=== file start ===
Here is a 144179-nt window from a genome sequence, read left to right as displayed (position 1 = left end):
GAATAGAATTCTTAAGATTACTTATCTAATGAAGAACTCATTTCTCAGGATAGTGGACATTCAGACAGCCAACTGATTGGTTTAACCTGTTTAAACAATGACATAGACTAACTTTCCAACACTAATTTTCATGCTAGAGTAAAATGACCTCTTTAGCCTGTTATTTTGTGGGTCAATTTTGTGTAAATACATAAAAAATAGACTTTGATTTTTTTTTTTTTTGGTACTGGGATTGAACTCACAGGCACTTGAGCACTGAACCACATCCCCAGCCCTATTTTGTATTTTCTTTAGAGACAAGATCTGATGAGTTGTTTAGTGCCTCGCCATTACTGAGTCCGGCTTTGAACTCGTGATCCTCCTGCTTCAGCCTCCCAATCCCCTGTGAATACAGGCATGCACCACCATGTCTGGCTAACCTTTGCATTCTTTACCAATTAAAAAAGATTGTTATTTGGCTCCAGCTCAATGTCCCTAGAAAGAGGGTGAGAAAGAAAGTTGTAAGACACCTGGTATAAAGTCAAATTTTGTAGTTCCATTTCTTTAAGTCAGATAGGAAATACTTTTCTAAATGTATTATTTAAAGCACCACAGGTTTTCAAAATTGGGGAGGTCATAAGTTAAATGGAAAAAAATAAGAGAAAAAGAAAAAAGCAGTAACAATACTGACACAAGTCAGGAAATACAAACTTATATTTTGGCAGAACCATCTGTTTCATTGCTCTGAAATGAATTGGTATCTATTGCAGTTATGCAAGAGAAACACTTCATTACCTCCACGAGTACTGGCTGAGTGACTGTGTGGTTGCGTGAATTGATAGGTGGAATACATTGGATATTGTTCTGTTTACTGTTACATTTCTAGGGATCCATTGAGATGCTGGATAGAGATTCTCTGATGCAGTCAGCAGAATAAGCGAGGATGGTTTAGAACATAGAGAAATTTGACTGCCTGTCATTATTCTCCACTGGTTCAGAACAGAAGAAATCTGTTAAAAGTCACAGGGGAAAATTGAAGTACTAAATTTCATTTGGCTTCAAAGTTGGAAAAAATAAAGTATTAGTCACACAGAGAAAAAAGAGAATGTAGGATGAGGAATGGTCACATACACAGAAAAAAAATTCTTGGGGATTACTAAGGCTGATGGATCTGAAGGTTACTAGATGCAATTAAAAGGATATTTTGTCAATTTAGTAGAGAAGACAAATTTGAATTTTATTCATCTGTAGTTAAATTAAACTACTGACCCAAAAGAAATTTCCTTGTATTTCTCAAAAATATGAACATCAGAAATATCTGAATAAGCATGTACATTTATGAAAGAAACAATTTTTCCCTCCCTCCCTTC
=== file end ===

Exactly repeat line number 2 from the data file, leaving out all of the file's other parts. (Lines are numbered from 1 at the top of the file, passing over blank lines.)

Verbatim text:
GAATAGAATTCTTAAGATTACTTATCTAATGAAGAACTCATTTCTCAGGATAGTGGACATTCAGACAGCCAACTGATTGGTTTAACCTGTTTAAACAATGACATAGACTAACTTTCCAACACTAATTTTCATGCTAGAGTAAAATGACCTCTTTAGCCTGTTATTTTGTGGGTCAATTTTGTGTAAATACATAAAAAATAGACTTTGATTTTTTTTTTTTTTGGTACTGGGATTGAACTCACAGGCACTTGAGCACTGAACCACATCCCCAGCCCTATTTTGTATTTTCTTTAGAGACAAGATCTGATGAGTTGTTTAGTGCCTCGCCATTACTGAGTCCGGCTTTGAACTCGTGATCCTCCTGCTTCAGCCTCCCAATCCCCTGTGAATACAGGCATGCACCACCATGTCTGGCTAACCTTTGCATTCTTTACCAATTAAAAAAGATTGTTATTTGGCTCCAGCTCAATGTCCCTAGAAAGAGGGTGAGAAAGAAAGTTGTAAGACACCTGGTATAAAGTCAAATTTTGTAGTTCCATTTCTTTAAGTCAGATAGGAAATACTTTTCTAAATGTATTATTTAAAGCACCACAGGTTTTCAAAATTGGGGAGGTCATAAGTTAAATGGAAAAAAATAAGAGAAAAAGAAAAAAGCAGTAACAATACTGACACAAGTCAGGAAATACAAACTTATATTTTGGCAGAACCATCTGTTTCATTGCTCTGAAATGAATTGGTATCTATTGCAGTTATGCAAGAGAAACACTTCATTACCTCCACGAGTACTGGCTGAGTGACTGTGTGGTTGCGTGAATTGATAGGTGGAATACATTGGATATTGTTCTGTTTACTGTTACATTTCTAGGGATCCATTGAGATGCTGGATAGAGATTCTCTGATGCAGTCAGCAGAATAAGCGAGGATGGTTTAGAACATAGAGAAATTTGACTGCCTGTCATTATTCTCCACTGGTTCAGAACAGAAGAAATCTGTTAAAAGTCACAGGGGAAAATTGAAGTACTAAATTTCATTTGGCTTCAAAGTTGGAAAAAATAAAGTATTAGTCACACAGAGAAAAAAGAGAATGTAGGATGAGGAATGGTCACATACACAGAAAAAAAATTCTTGGGGATTACTAAGGCTGATGGATCTGAAGGTTACTAGATGCAATTAAAAGGATATTTTGTCAATTTAGTAGAGAAGACAAATTTGAATTTTATTCATCTGTAGTTAAATTAAACTACTGACCCAAAAGAAATTTCCTTGTATTTCTCAAAAATATGAACATCAGAAATATCTGAATAAGCATGTACATTTATGAAAGAAACAATTTTTCCCTCCCTCCCTTC